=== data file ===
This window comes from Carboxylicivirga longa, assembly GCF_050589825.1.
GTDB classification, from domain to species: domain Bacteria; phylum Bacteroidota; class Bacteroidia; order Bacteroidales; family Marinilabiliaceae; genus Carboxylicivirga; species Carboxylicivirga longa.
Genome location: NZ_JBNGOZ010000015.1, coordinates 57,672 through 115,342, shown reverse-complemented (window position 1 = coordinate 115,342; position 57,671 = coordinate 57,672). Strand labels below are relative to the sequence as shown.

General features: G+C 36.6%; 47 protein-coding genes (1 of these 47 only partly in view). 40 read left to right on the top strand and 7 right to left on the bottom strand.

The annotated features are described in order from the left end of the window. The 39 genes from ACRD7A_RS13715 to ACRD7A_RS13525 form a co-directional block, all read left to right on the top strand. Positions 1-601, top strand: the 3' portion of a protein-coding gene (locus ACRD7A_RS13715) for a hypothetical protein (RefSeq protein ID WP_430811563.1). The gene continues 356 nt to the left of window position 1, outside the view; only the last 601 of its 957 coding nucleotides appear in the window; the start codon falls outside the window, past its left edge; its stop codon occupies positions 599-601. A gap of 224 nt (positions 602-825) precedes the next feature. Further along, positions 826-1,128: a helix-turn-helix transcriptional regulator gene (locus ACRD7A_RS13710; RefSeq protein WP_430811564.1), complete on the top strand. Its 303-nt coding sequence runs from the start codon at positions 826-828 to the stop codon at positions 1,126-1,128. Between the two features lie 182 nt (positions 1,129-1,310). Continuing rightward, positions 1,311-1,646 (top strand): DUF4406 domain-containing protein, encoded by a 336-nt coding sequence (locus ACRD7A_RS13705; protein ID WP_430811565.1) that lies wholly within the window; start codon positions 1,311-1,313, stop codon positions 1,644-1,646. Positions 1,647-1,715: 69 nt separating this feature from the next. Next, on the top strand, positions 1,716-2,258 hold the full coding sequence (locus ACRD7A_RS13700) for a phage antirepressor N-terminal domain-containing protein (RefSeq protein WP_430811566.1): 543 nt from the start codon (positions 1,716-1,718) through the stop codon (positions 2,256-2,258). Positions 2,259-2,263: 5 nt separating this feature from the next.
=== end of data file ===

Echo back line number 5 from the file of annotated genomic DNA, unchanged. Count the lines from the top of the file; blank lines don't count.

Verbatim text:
The annotated features are described in order from the left end of the window. The 39 genes from ACRD7A_RS13715 to ACRD7A_RS13525 form a co-directional block, all read left to right on the top strand. Positions 1-601, top strand: the 3' portion of a protein-coding gene (locus ACRD7A_RS13715) for a hypothetical protein (RefSeq protein ID WP_430811563.1). The gene continues 356 nt to the left of window position 1, outside the view; only the last 601 of its 957 coding nucleotides appear in the window; the start codon falls outside the window, past its left edge; its stop codon occupies positions 599-601. A gap of 224 nt (positions 602-825) precedes the next feature. Further along, positions 826-1,128: a helix-turn-helix transcriptional regulator gene (locus ACRD7A_RS13710; RefSeq protein WP_430811564.1), complete on the top strand. Its 303-nt coding sequence runs from the start codon at positions 826-828 to the stop codon at positions 1,126-1,128. Between the two features lie 182 nt (positions 1,129-1,310). Continuing rightward, positions 1,311-1,646 (top strand): DUF4406 domain-containing protein, encoded by a 336-nt coding sequence (locus ACRD7A_RS13705; protein ID WP_430811565.1) that lies wholly within the window; start codon positions 1,311-1,313, stop codon positions 1,644-1,646. Positions 1,647-1,715: 69 nt separating this feature from the next. Next, on the top strand, positions 1,716-2,258 hold the full coding sequence (locus ACRD7A_RS13700) for a phage antirepressor N-terminal domain-containing protein (RefSeq protein WP_430811566.1): 543 nt from the start codon (positions 1,716-1,718) through the stop codon (positions 2,256-2,258). Positions 2,259-2,263: 5 nt separating this feature from the next.